Australian doctors gain ground in heart transplant procedure

By Drum Digital
24 October 2014

Australian doctors have developed a way to transplant a heart that has stopped beating, which means more donor hearts can be used.

The new technique, which they spent 12 years developing, consists of a portable unit to keep blood flowing through the heart tissue and a preservation solution to improve its resistance to oxygen shortage.

Michelle Gribilas, 57, was the first patient to receive a heart by the new method three months ago, said professor Bob Graham, of the hospital's Victor Chang Cardiac Research Institute.

The new heart stopped beating for 20 minutes during the procedure, before being resuscitated using another function of the new console.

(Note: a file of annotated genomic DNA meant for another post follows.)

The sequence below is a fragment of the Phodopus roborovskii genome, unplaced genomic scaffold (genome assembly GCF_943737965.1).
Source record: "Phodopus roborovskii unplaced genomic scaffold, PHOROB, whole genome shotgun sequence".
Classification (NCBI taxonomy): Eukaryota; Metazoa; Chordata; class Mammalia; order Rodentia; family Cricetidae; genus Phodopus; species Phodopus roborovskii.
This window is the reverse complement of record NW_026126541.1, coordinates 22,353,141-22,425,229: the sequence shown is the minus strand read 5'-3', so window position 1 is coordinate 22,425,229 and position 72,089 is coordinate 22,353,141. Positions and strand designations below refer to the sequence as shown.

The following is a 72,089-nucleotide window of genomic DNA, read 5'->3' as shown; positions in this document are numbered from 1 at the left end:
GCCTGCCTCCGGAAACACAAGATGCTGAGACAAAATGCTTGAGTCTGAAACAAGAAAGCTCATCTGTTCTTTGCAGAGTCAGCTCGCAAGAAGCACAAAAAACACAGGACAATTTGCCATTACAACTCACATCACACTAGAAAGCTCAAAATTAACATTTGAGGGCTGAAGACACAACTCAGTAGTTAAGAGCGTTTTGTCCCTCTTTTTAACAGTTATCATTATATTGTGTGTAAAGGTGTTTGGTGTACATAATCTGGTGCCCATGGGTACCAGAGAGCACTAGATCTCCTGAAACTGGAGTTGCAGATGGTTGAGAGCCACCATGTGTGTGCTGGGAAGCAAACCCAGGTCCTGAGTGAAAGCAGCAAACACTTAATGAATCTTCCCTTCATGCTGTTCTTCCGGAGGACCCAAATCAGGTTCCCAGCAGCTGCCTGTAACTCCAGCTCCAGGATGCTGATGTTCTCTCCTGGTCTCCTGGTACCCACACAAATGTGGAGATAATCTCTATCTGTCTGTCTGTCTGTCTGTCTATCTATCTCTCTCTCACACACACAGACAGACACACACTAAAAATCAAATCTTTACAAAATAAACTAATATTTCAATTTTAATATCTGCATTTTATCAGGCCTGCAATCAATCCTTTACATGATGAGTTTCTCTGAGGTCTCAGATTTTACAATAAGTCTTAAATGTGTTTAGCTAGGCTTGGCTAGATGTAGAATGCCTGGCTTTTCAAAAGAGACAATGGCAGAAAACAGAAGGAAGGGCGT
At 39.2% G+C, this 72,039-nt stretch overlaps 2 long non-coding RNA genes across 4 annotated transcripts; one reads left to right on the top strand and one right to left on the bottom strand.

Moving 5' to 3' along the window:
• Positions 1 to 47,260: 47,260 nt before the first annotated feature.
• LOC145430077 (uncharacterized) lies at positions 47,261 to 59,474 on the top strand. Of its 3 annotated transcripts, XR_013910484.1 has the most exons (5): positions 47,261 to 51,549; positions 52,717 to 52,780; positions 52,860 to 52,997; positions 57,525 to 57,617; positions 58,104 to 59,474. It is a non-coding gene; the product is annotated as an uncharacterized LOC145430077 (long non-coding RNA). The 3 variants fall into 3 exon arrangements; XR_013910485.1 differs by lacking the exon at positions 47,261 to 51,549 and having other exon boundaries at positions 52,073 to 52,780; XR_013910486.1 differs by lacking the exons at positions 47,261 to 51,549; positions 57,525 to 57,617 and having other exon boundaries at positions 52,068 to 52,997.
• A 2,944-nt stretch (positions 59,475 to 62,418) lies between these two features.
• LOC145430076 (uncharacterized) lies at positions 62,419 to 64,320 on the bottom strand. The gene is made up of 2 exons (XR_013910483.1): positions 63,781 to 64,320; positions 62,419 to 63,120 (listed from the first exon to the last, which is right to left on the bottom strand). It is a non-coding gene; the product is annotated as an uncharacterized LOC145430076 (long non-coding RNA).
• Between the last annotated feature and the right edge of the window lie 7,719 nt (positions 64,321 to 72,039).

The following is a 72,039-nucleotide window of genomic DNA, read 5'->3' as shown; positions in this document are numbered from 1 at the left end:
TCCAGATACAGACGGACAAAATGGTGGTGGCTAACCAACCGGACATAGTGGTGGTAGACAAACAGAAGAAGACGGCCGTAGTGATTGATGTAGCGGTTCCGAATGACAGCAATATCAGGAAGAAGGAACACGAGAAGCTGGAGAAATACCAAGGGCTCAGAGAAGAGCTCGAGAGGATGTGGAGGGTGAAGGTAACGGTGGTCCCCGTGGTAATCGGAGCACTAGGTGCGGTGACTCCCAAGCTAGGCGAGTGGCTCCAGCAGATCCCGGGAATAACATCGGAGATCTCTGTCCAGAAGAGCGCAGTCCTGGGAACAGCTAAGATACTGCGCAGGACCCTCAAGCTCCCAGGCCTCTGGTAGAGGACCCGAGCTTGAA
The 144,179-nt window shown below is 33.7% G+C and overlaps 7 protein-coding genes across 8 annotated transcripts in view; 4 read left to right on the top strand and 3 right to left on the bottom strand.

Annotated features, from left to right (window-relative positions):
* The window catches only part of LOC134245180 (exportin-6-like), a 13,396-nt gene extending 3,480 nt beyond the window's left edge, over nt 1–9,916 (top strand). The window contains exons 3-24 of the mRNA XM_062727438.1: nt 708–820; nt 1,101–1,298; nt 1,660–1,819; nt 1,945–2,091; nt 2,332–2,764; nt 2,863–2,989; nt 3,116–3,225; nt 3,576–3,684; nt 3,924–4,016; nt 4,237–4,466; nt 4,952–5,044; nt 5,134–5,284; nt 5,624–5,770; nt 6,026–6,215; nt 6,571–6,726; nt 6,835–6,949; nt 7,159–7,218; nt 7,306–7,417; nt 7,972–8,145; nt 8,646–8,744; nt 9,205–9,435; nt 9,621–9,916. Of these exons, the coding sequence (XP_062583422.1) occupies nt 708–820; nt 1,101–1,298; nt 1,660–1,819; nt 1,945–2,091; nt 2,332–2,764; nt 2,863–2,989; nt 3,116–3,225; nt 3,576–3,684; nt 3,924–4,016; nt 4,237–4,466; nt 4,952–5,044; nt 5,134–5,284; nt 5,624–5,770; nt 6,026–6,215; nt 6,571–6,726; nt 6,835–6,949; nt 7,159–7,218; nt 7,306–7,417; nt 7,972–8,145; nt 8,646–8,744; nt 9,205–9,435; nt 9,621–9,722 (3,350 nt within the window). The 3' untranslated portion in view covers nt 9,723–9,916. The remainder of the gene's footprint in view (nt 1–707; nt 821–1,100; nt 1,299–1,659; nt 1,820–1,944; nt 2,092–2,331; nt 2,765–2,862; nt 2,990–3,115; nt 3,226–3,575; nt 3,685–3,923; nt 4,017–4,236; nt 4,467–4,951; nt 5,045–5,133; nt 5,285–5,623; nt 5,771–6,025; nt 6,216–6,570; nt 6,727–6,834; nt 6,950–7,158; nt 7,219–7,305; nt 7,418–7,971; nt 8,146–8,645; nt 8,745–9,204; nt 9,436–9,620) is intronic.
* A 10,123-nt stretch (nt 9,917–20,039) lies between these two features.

A second transplant using the same method has since been performed on a second patient, a 44-year-old man, Graham said.

Heart transplants have to date only been performed where the organ is still beating.

This means it has only been practical where the donor and recipient are in the same place and only legally possible where death can be pronounced as soon as brain activity ceases.

The innovations "will potentially open up heart transplantation in Japan, Vietnam and other places where the definition of death is heart death, not brain death," Graham was quoted as saying.

"In those countries they can't do heart transplantation" at the moment, as by the time the donor is legally dead, the heart is no longer recoverable by established methods.

The world's first heart transplant was performed in South Africa by cardiac surgeon Christian Barnard on December 3, 1967.


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